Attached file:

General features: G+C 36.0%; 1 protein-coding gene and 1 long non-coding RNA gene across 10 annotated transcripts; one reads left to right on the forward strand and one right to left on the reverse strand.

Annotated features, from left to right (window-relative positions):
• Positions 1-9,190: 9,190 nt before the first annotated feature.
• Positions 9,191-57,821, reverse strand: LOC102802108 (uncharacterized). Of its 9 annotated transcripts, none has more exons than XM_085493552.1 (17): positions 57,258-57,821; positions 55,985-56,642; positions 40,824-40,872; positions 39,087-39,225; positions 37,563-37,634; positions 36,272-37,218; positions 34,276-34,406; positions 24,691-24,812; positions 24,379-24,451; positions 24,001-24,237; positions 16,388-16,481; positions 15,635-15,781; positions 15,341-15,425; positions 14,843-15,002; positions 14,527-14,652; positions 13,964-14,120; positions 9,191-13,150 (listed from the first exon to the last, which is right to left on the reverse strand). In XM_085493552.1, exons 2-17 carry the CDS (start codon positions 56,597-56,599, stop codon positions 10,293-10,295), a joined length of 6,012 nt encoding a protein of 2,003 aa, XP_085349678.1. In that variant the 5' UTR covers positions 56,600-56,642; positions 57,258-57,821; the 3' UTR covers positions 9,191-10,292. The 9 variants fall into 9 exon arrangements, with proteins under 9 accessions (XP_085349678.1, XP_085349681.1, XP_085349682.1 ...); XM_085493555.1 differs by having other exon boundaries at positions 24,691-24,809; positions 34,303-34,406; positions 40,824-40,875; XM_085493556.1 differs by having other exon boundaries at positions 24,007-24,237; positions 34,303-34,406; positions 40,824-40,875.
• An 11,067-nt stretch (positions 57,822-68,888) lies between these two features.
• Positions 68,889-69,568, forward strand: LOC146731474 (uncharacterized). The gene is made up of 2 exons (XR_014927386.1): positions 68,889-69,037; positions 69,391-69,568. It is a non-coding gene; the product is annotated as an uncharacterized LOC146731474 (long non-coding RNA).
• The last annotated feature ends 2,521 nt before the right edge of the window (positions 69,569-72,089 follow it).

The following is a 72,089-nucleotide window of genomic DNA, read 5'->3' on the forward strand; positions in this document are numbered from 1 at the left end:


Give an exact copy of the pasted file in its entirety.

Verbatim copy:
General features: G+C 36.0%; 1 protein-coding gene and 1 long non-coding RNA gene across 10 annotated transcripts; one reads left to right on the forward strand and one right to left on the reverse strand.

Annotated features, from left to right (window-relative positions):
• Positions 1-9,190: 9,190 nt before the first annotated feature.
• Positions 9,191-57,821, reverse strand: LOC102802108 (uncharacterized). Of its 9 annotated transcripts, none has more exons than XM_085493552.1 (17): positions 57,258-57,821; positions 55,985-56,642; positions 40,824-40,872; positions 39,087-39,225; positions 37,563-37,634; positions 36,272-37,218; positions 34,276-34,406; positions 24,691-24,812; positions 24,379-24,451; positions 24,001-24,237; positions 16,388-16,481; positions 15,635-15,781; positions 15,341-15,425; positions 14,843-15,002; positions 14,527-14,652; positions 13,964-14,120; positions 9,191-13,150 (listed from the first exon to the last, which is right to left on the reverse strand). In XM_085493552.1, exons 2-17 carry the CDS (start codon positions 56,597-56,599, stop codon positions 10,293-10,295), a joined length of 6,012 nt encoding a protein of 2,003 aa, XP_085349678.1. In that variant the 5' UTR covers positions 56,600-56,642; positions 57,258-57,821; the 3' UTR covers positions 9,191-10,292. The 9 variants fall into 9 exon arrangements, with proteins under 9 accessions (XP_085349678.1, XP_085349681.1, XP_085349682.1 ...); XM_085493555.1 differs by having other exon boundaries at positions 24,691-24,809; positions 34,303-34,406; positions 40,824-40,875; XM_085493556.1 differs by having other exon boundaries at positions 24,007-24,237; positions 34,303-34,406; positions 40,824-40,875.
• An 11,067-nt stretch (positions 57,822-68,888) lies between these two features.
• Positions 68,889-69,568, forward strand: LOC146731474 (uncharacterized). The gene is made up of 2 exons (XR_014927386.1): positions 68,889-69,037; positions 69,391-69,568. It is a non-coding gene; the product is annotated as an uncharacterized LOC146731474 (long non-coding RNA).
• The last annotated feature ends 2,521 nt before the right edge of the window (positions 69,569-72,089 follow it).

The following is a 72,089-nucleotide window of genomic DNA, read 5'->3' on the forward strand; positions in this document are numbered from 1 at the left end: